HomeTimelines and MapBibliographyLinksCredits and Contact



Browse the Encyclopedia by letter

A  B  c  d  e  f  g  h 
I  j  k  l  m  n  o  p  q
r  s  t  u  v  w  x  y  z


Photo of Jon Pedersen

Jon Pedersen, photo: productions.c

Jon Pedersen

Jon Pedersen (writer, director, producer, editor, cameraman, IT specialist, and carpenter) was born 26 September 1944 in Saint John, NB. He is the son of Martha (Golding), homemaker, and Kenneth Pedersen, graphic artist. His grandfather Walter Golding founded the Imperial Theater in Saint John (1913). Pedersen attended primary and high school in Saint John. In grade eleven, his family moved to Hampton, NB, where he graduated from Hampton High School. After attending Mount Allison and Carleton University, he turned from higher learning and began to travel throughout Canada and abroad. He returned to Hampton in 1970 to help raise his younger siblings after his parents’ untimely deaths (three years apart).

Pedersen began his artistic career by writing poetry. His primary influences were T.S. Eliot and Robert Frost. Although he never published this poetry, he transferred many of its social and philosophical themes to film. His primary influence in filmmaking was Werner Herzog’s The Enigma of Kaspar Hauser (1974) (aka Every Man For Himself and God Against All), a film about alienation, which is a common theme in Pederson’s poetry. His interest in film grew into the creation of Capitol Films Inc. (1984), the first English-language company in two generations to produce films and to instill an interest in film culture within New Brunswick. Originally located on York Street, the business aimed to establish a film industry in New Brunswick by training local writers of fiction to write screenplays. As part of this effort, Capitol Films Inc. established the Capitol Film Society to host weekly screenings of low-budget independent films (which were not available in Fredericton until then). This event attracted a loyal following of would-be screenwriters and film buffs who gathered weekly to discuss filmmaking and how it might invigorate New Brunswick culture. Pedersen and his wife Freda hosted these gatherings.

Pedersen’s first production was entitled This is the House that John Built (1972), a National Film Board video project documenting the construction of a house by sculptor John Hooper. It was followed by Tara’s Mulch Garden (1973), a 16mm film project also solicited by the National Film Board: critically acclaimed, it received an award at the Columbus Film Festival. (He had originally wanted to make a film on a cheese factory that was closing.) His next film, John Hooper’s Way With Wood (1976), was another National Film Board project. Ski Peru! (1978) was his first independently produced film. It was about climbing and skiing a 22,000-foot mountain, and it received a Golden Sheaf award at the Yorkton Film Festival. This project introduced him to the travails of film distribution: he spent two months traveling throughout Canada and the United States, only selling twenty prints of the film.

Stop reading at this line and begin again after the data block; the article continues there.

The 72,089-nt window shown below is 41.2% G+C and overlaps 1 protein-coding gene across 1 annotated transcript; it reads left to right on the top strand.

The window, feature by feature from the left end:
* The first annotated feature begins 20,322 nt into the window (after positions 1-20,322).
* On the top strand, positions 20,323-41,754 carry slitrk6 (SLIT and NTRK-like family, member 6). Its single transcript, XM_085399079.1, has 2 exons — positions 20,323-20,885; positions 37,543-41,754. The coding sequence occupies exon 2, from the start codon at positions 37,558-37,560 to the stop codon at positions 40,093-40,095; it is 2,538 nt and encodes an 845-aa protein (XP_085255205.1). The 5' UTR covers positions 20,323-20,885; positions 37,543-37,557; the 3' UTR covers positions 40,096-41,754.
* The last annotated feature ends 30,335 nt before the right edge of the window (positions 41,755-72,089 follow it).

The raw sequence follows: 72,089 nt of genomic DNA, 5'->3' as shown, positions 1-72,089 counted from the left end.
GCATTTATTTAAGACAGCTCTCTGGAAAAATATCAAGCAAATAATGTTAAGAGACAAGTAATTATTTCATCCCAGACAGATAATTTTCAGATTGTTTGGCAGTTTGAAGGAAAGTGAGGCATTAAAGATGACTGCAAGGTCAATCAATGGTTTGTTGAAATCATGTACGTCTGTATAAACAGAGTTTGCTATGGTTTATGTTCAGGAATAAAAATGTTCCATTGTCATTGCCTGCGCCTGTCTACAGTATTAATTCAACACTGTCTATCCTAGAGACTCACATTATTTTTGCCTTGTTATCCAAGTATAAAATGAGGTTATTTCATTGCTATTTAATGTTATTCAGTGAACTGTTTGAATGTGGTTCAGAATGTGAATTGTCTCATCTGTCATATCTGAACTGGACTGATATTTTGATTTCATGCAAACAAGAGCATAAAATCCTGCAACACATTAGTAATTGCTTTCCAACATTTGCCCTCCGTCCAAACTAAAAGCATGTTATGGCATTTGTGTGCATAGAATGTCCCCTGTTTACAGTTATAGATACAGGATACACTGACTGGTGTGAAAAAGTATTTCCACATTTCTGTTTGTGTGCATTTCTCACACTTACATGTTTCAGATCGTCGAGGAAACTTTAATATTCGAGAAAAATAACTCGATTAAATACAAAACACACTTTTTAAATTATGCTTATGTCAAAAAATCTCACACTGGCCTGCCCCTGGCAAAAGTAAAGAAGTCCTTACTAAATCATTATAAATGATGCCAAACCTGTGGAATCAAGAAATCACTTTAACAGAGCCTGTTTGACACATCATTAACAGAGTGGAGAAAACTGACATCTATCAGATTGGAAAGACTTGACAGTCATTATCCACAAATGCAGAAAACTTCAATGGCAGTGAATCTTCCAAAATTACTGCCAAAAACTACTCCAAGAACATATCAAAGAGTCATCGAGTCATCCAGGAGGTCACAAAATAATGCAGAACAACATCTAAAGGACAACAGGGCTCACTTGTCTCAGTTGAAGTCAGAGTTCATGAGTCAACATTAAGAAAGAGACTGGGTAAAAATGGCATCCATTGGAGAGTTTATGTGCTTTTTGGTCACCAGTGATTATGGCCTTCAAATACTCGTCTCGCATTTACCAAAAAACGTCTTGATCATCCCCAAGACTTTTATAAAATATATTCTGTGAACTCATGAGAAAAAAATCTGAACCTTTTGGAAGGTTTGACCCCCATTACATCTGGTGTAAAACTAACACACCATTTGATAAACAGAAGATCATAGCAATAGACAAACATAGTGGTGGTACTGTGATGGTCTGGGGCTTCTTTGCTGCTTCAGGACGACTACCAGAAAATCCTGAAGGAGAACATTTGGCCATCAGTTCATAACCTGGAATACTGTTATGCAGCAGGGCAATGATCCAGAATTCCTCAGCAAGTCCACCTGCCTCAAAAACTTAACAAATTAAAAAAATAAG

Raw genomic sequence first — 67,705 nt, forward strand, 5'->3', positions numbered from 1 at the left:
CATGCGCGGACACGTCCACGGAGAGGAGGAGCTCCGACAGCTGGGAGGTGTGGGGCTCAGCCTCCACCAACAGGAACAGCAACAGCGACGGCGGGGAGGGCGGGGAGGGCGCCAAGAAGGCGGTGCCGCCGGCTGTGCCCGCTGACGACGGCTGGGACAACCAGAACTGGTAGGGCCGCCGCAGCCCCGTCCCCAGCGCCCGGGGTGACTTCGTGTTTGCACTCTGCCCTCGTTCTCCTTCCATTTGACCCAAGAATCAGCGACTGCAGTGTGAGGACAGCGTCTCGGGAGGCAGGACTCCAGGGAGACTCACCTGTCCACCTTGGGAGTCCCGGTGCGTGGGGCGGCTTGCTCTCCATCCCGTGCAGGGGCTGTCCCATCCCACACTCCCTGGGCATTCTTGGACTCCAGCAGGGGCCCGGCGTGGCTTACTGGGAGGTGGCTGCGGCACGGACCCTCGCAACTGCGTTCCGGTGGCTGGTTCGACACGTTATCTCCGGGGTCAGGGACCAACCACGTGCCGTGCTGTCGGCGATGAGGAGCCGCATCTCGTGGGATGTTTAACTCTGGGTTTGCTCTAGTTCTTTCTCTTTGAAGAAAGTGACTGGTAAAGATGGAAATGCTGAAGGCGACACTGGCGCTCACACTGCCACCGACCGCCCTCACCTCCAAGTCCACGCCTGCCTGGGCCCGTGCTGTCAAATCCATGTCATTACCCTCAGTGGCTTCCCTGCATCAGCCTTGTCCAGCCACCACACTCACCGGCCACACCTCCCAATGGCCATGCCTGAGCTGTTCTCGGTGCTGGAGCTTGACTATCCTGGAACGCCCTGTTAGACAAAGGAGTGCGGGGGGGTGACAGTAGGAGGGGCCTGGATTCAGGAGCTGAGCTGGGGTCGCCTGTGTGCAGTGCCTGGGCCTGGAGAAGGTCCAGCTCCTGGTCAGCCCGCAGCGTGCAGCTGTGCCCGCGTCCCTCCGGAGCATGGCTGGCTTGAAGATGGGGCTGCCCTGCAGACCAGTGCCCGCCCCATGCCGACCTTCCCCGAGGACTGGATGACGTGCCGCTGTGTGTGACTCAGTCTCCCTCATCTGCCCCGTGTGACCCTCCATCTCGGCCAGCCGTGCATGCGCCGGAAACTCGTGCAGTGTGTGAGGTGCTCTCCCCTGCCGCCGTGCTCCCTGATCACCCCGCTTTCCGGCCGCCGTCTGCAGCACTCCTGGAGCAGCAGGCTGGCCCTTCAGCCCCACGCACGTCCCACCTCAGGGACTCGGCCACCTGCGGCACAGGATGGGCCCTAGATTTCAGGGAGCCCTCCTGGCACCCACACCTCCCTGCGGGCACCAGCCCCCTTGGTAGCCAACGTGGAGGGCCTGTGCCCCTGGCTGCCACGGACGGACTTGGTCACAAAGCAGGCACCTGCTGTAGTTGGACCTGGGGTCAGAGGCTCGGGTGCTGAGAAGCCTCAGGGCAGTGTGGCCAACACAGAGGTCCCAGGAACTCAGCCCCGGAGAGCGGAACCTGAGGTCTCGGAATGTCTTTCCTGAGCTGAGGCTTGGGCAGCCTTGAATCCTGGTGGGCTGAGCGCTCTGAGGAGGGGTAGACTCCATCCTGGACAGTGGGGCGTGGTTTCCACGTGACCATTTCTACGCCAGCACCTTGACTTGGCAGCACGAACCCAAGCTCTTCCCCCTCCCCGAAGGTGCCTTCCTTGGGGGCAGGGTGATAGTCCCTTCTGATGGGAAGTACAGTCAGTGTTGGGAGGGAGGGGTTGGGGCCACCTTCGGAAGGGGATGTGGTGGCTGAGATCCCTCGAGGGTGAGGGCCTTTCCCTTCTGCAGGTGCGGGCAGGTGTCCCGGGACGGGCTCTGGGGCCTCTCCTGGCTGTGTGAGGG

In 1984, he wrote, directed, and edited Alden Nowlan: An Introduction, again for the National Film Board. His proudest achievement, it received an award at the Atlantic Film Festival and was shown in schools throughout Canada. Pedersen’s only full-length feature film followed. Tuesday, Wednesday (1987) aired at the Montreal Film Festival, Atlantic Film Festival, and AFI Festival in Los Angeles. Originally written by David Adams Richards, the film was featured for its Canadian content at the 1988 Calgary Olympics. On the heels of that feature came a short film for the New Brunswick Committee on Literacy, entitled Words (1990), which Pedersen wrote, directed, edited, and produced. After a 10-year hiatus (during which he worked as an IT network engineer), he returned to the field with a one-hour television documentary for CTV called Tabitha’s Journey (2006), which told the story of a father’s journey across Canada with his disabled daughter.

Pedersen’s talents and willingness to cultivate interest and produce film in New Brunswick makes him an important provincial cultural worker. Not a typical filmmaker, he has created films that portray people in the grip of ordinary experiences. In 1991, he received the Lieutenant Governor’s Award for Excellence in Cinematic Arts. He currently has a long-term feature film in production entitled Cheap Talk (1988), and he continues to work with his brother Mark on various video projects, one of which is The Canadian Antiques Roadshow.

Natalie Jargaille, Winter 2009
St. Thomas University

Bibliography of Secondary Sources

Easterbrook, Ian K, et al, eds. Canada and Canadians in Feature Films: A Filmography 1928-1990. Guelph: Canadian Film Project, 1996.

Film Video Canadiana 1987-1988. Ottawa: National Library of Canada, 1990.

Gerulaitis, Renate. "Recurring Cultural Patterns: Werner Herzog's Film Every Man for Himself and God Against All, The Enigma of Kaspar Hauser." Journal of Popular Culture 22.4 (Spring 1982): 61-70.

Pedersen, Jon. Personal Interview. 5 Nov. 2008.

“Tuesday, Wednesday.” Variety 2 Sept. 1987.